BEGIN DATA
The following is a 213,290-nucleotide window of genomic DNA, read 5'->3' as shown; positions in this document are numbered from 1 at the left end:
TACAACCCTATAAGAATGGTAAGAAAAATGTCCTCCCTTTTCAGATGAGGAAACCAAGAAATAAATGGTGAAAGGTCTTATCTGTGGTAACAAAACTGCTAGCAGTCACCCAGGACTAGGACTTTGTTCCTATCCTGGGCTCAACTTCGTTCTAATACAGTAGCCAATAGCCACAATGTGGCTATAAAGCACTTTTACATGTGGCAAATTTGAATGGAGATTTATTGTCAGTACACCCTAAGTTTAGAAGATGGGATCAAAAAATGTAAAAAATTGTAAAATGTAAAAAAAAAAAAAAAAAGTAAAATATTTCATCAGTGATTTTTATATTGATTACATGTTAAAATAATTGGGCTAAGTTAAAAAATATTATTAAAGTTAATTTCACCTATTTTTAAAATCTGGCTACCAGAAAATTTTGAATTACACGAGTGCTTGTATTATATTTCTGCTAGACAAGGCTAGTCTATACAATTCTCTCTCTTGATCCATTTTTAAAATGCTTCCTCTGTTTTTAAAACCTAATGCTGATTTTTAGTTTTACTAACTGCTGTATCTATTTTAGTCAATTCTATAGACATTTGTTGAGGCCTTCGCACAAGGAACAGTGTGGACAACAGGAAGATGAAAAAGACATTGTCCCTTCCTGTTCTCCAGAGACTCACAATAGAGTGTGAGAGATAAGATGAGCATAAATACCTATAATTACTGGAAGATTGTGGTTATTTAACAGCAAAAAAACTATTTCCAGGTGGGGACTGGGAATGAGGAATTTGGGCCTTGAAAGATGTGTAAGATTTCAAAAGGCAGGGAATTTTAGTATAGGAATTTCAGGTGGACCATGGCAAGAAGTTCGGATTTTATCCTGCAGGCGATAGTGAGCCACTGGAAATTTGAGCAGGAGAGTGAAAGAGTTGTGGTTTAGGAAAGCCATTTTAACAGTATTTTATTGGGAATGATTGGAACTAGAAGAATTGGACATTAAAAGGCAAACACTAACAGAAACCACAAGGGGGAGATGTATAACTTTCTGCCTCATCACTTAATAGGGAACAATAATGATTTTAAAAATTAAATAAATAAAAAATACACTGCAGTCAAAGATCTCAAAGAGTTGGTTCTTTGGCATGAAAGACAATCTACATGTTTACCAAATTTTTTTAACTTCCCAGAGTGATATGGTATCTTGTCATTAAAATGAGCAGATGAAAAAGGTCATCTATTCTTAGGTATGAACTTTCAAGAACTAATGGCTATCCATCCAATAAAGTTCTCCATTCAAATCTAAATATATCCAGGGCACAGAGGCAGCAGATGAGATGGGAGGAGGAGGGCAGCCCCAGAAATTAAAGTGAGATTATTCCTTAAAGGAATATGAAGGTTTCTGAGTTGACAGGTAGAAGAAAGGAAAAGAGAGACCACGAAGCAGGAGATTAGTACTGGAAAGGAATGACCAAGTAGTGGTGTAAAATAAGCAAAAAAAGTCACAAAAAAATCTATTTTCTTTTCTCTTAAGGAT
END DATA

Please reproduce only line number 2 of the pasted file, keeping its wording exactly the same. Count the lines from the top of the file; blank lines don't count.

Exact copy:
TACAACCCTATAAGAATGGTAAGAAAAATGTCCTCCCTTTTCAGATGAGGAAACCAAGAAATAAATGGTGAAAGGTCTTATCTGTGGTAACAAAACTGCTAGCAGTCACCCAGGACTAGGACTTTGTTCCTATCCTGGGCTCAACTTCGTTCTAATACAGTAGCCAATAGCCACAATGTGGCTATAAAGCACTTTTACATGTGGCAAATTTGAATGGAGATTTATTGTCAGTACACCCTAAGTTTAGAAGATGGGATCAAAAAATGTAAAAAATTGTAAAATGTAAAAAAAAAAAAAAAAAGTAAAATATTTCATCAGTGATTTTTATATTGATTACATGTTAAAATAATTGGGCTAAGTTAAAAAATATTATTAAAGTTAATTTCACCTATTTTTAAAATCTGGCTACCAGAAAATTTTGAATTACACGAGTGCTTGTATTATATTTCTGCTAGACAAGGCTAGTCTATACAATTCTCTCTCTTGATCCATTTTTAAAATGCTTCCTCTGTTTTTAAAACCTAATGCTGATTTTTAGTTTTACTAACTGCTGTATCTATTTTAGTCAATTCTATAGACATTTGTTGAGGCCTTCGCACAAGGAACAGTGTGGACAACAGGAAGATGAAAAAGACATTGTCCCTTCCTGTTCTCCAGAGACTCACAATAGAGTGTGAGAGATAAGATGAGCATAAATACCTATAATTACTGGAAGATTGTGGTTATTTAACAGCAAAAAAACTATTTCCAGGTGGGGACTGGGAATGAGGAATTTGGGCCTTGAAAGATGTGTAAGATTTCAAAAGGCAGGGAATTTTAGTATAGGAATTTCAGGTGGACCATGGCAAGAAGTTCGGATTTTATCCTGCAGGCGATAGTGAGCCACTGGAAATTTGAGCAGGAGAGTGAAAGAGTTGTGGTTTAGGAAAGCCATTTTAACAGTATTTTATTGGGAATGATTGGAACTAGAAGAATTGGACATTAAAAGGCAAACACTAACAGAAACCACAAGGGGGAGATGTATAACTTTCTGCCTCATCACTTAATAGGGAACAATAATGATTTTAAAAATTAAATAAATAAAAAATACACTGCAGTCAAAGATCTCAAAGAGTTGGTTCTTTGGCATGAAAGACAATCTACATGTTTACCAAATTTTTTTAACTTCCCAGAGTGATATGGTATCTTGTCATTAAAATGAGCAGATGAAAAAGGTCATCTATTCTTAGGTATGAACTTTCAAGAACTAATGGCTATCCATCCAATAAAGTTCTCCATTCAAATCTAAATATATCCAGGGCACAGAGGCAGCAGATGAGATGGGAGGAGGAGGGCAGCCCCAGAAATTAAAGTGAGATTATTCCTTAAAGGAATATGAAGGTTTCTGAGTTGACAGGTAGAAGAAAGGAAAAGAGAGACCACGAAGCAGGAGATTAGTACTGGAAAGGAATGACCAAGTAGTGGTGTAAAATAAGCAAAAAAAGTCACAAAAAAATCTATTTTCTTTTCTCTTAAGGAT